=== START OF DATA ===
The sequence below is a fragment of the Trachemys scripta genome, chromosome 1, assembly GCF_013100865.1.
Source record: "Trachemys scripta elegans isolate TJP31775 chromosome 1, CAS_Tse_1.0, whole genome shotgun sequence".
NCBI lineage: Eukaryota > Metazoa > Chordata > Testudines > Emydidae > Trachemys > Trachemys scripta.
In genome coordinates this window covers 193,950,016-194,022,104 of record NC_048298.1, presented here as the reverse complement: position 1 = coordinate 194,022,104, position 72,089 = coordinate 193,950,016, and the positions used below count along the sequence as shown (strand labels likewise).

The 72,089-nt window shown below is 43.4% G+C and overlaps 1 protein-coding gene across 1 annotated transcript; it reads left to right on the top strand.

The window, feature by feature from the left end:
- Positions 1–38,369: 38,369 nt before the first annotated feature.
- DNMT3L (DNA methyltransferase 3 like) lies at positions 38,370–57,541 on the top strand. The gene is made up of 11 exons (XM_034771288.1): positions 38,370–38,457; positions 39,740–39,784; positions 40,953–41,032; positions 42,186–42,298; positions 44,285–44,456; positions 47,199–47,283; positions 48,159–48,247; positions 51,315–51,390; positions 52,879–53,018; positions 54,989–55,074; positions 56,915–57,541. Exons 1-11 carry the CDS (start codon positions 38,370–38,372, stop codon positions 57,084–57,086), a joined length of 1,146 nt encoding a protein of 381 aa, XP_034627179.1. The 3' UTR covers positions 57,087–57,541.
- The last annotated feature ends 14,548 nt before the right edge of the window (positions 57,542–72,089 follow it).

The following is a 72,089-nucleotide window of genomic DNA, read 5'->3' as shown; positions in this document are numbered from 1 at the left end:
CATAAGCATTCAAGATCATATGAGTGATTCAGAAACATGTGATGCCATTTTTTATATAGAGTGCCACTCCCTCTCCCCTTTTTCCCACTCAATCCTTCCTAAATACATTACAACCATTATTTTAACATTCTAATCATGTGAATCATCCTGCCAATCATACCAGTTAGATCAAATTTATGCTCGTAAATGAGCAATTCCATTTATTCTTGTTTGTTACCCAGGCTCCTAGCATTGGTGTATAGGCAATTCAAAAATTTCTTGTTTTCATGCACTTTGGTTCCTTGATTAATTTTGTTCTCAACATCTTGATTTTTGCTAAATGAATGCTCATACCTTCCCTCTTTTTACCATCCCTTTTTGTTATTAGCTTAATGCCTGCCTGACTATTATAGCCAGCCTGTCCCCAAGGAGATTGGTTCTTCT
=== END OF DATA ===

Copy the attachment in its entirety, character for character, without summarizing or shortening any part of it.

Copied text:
The sequence below is a fragment of the Trachemys scripta genome, chromosome 1, assembly GCF_013100865.1.
Source record: "Trachemys scripta elegans isolate TJP31775 chromosome 1, CAS_Tse_1.0, whole genome shotgun sequence".
NCBI lineage: Eukaryota > Metazoa > Chordata > Testudines > Emydidae > Trachemys > Trachemys scripta.
In genome coordinates this window covers 193,950,016-194,022,104 of record NC_048298.1, presented here as the reverse complement: position 1 = coordinate 194,022,104, position 72,089 = coordinate 193,950,016, and the positions used below count along the sequence as shown (strand labels likewise).

The 72,089-nt window shown below is 43.4% G+C and overlaps 1 protein-coding gene across 1 annotated transcript; it reads left to right on the top strand.

The window, feature by feature from the left end:
- Positions 1–38,369: 38,369 nt before the first annotated feature.
- DNMT3L (DNA methyltransferase 3 like) lies at positions 38,370–57,541 on the top strand. The gene is made up of 11 exons (XM_034771288.1): positions 38,370–38,457; positions 39,740–39,784; positions 40,953–41,032; positions 42,186–42,298; positions 44,285–44,456; positions 47,199–47,283; positions 48,159–48,247; positions 51,315–51,390; positions 52,879–53,018; positions 54,989–55,074; positions 56,915–57,541. Exons 1-11 carry the CDS (start codon positions 38,370–38,372, stop codon positions 57,084–57,086), a joined length of 1,146 nt encoding a protein of 381 aa, XP_034627179.1. The 3' UTR covers positions 57,087–57,541.
- The last annotated feature ends 14,548 nt before the right edge of the window (positions 57,542–72,089 follow it).

The following is a 72,089-nucleotide window of genomic DNA, read 5'->3' as shown; positions in this document are numbered from 1 at the left end:
CATAAGCATTCAAGATCATATGAGTGATTCAGAAACATGTGATGCCATTTTTTATATAGAGTGCCACTCCCTCTCCCCTTTTTCCCACTCAATCCTTCCTAAATACATTACAACCATTATTTTAACATTCTAATCATGTGAATCATCCTGCCAATCATACCAGTTAGATCAAATTTATGCTCGTAAATGAGCAATTCCATTTATTCTTGTTTGTTACCCAGGCTCCTAGCATTGGTGTATAGGCAATTCAAAAATTTCTTGTTTTCATGCACTTTGGTTCCTTGATTAATTTTGTTCTCAACATCTTGATTTTTGCTAAATGAATGCTCATACCTTCCCTCTTTTTACCATCCCTTTTTGTTATTAGCTTAATGCCTGCCTGACTATTATAGCCAGCCTGTCCCCAAGGAGATTGGTTCTTCT